ces and tales once popular, but which on the invention of printing had already become antiquated, and fallen into neglect. They were therefore never printed, and seldom perused even by the learned, until about half a century ago, when attention was again directed to them, and they were found very curious monuments of ancient manners, habits, and modes of thinking. Several have since been edited, some by individuals, as Sir Walter Scott and the poet Southey, others by antiquarian societies. The class of readers which could be counted on for such publications was so small, that no inducement of profit could be found to tempt editors and publishers to give them to the world. It was therefore only a few, and those the most accessible, which were put in print. There was a class of manuscripts of this kind which were known, or rather suspected, to be both curious and valuable, but which it seemed almost hopeless to expect ever to see in fair printed English. These were the Welsh popular tales, called Mabinogeon, a plural word, the singular being Mabinogi, a tale. Manuscripts of these were contained in the Bodleian Library at Oxford, and elsewhere, but the difficulty was to find translators and editors. The Welsh is a spoken language among the peasantry of Wales, but is entirely neglected by the learned, unless they are natives of the principality. Of the few Welsh scholars none were found who took sufficient interest in this branch of learning to give these productions to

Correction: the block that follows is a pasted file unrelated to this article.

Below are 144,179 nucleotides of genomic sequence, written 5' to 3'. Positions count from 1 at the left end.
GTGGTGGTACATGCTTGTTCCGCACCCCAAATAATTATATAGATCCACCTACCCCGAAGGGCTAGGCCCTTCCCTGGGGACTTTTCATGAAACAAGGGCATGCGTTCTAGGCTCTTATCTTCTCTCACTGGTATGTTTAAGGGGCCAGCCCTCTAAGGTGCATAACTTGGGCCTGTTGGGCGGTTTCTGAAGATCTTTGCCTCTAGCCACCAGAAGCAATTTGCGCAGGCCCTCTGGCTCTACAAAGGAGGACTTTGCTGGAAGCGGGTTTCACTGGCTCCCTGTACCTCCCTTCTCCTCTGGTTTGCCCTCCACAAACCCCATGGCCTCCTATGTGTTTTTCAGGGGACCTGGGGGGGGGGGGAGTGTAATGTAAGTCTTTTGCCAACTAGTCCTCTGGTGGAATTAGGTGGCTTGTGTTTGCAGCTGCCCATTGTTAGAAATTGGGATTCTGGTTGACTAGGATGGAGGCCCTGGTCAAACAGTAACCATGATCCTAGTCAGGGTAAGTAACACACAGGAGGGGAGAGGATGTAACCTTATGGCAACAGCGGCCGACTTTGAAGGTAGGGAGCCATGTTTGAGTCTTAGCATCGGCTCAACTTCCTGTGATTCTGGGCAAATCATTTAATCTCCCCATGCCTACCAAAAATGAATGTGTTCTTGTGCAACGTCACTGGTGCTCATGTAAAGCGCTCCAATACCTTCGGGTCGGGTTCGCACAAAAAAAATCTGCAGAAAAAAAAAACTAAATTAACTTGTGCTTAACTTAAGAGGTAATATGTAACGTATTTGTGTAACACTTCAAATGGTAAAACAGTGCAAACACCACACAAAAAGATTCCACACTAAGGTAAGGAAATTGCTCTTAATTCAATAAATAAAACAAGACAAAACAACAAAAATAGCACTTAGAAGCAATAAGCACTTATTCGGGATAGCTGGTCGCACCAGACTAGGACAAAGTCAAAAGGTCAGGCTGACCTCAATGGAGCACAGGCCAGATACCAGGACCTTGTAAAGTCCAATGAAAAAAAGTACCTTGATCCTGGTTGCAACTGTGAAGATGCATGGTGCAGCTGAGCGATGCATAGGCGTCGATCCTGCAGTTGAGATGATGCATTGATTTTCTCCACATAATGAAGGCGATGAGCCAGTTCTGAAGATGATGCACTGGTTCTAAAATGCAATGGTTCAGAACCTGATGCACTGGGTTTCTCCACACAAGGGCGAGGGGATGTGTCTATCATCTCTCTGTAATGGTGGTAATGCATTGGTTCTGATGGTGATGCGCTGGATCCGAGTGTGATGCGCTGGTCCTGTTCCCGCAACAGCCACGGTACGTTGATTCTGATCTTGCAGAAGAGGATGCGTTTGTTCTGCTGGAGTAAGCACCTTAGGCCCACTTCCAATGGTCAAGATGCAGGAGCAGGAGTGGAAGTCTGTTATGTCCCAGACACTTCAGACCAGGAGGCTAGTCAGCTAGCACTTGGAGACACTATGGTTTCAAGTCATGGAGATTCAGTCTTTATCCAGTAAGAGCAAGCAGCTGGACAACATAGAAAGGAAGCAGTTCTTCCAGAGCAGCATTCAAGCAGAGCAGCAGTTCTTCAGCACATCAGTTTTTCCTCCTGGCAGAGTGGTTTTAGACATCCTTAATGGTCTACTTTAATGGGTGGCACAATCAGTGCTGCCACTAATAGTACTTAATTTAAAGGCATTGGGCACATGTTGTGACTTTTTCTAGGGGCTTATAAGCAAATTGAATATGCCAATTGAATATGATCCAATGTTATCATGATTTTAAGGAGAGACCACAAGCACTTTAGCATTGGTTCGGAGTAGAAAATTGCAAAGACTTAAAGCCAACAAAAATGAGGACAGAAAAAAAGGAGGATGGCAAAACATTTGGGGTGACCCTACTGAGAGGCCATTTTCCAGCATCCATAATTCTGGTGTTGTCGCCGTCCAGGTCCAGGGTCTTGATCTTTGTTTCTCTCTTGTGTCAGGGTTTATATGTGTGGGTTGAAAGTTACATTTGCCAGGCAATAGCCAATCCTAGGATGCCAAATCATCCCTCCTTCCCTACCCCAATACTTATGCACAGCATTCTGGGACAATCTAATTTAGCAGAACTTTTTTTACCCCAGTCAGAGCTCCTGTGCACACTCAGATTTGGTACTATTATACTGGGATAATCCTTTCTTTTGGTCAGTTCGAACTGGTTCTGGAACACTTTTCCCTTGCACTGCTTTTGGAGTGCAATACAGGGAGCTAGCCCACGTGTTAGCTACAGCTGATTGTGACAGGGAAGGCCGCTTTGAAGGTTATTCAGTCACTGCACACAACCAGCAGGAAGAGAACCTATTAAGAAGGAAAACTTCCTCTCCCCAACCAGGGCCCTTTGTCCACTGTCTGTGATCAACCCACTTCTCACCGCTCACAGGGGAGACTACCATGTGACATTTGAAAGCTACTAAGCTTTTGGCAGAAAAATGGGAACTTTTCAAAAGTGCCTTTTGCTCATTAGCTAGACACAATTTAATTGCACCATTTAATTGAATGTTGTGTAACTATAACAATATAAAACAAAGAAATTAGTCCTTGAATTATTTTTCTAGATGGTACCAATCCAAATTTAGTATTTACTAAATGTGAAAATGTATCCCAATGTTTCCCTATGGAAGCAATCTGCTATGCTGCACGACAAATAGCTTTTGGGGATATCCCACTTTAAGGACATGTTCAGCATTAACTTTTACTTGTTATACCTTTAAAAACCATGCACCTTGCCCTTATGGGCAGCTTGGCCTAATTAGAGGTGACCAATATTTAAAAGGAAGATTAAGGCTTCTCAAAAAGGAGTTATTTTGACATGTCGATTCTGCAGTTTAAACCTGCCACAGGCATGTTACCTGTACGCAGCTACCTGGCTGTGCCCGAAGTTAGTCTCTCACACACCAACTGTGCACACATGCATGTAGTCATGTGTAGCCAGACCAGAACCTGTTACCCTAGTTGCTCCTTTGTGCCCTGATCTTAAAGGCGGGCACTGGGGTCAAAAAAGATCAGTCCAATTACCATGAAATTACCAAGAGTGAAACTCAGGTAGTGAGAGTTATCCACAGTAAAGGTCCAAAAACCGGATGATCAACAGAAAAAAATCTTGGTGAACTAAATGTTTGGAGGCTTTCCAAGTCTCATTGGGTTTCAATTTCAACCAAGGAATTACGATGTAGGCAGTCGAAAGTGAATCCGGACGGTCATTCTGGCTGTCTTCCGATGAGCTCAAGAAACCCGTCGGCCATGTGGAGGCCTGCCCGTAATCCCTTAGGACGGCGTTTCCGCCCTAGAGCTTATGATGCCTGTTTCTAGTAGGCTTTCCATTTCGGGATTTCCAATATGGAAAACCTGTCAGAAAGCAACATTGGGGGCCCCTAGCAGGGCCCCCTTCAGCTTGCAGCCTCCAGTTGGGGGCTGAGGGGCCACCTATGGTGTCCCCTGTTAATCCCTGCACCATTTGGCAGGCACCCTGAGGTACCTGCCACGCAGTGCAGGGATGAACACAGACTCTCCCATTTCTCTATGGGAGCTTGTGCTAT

the English public. Southey and Scott, and others who, like them, loved the old romantic legends of their country, often urged upon the Welsh literati the duty of reproducing the Mabinogeon. Southey, in the preface to his edition of Morte d'Arthur, says: "The specimens which I have seen are exceedingly curious; nor is there a greater desideratum in British literature than an edition of these tales, with a literal version, and such comments as Mr. Davies of all men is best qualified to give. Certain it is that many of the Round Table fictions originated in Wales, or in Bretagne, and probably might still be traced there."

Again, in a letter to Sir Charles W. W. Wynn, dated 1819, he says:

"I begin almost to despair of ever seeing more of the Mabinogeon; and yet, if some competent Welshman could be found to edit it carefully, with as lit-. eral a version as possible, I am sure it might be made worth his while by a subscription, printing a small edition at a high price, perhaps two hundred at five guineas. I myself would gladly subscribe at that price per volume for such an edition of the whole of your genuine remains in prose and verse. Till some such collection is made, the gentlemen of Wales' ought to be prohibited from wearing a leek; ay, and interdicted from toasted cheese also. Your bards would have met with better usage, if they had been Scotchmen."


Sharon Turner and Sir Walter Scott also ex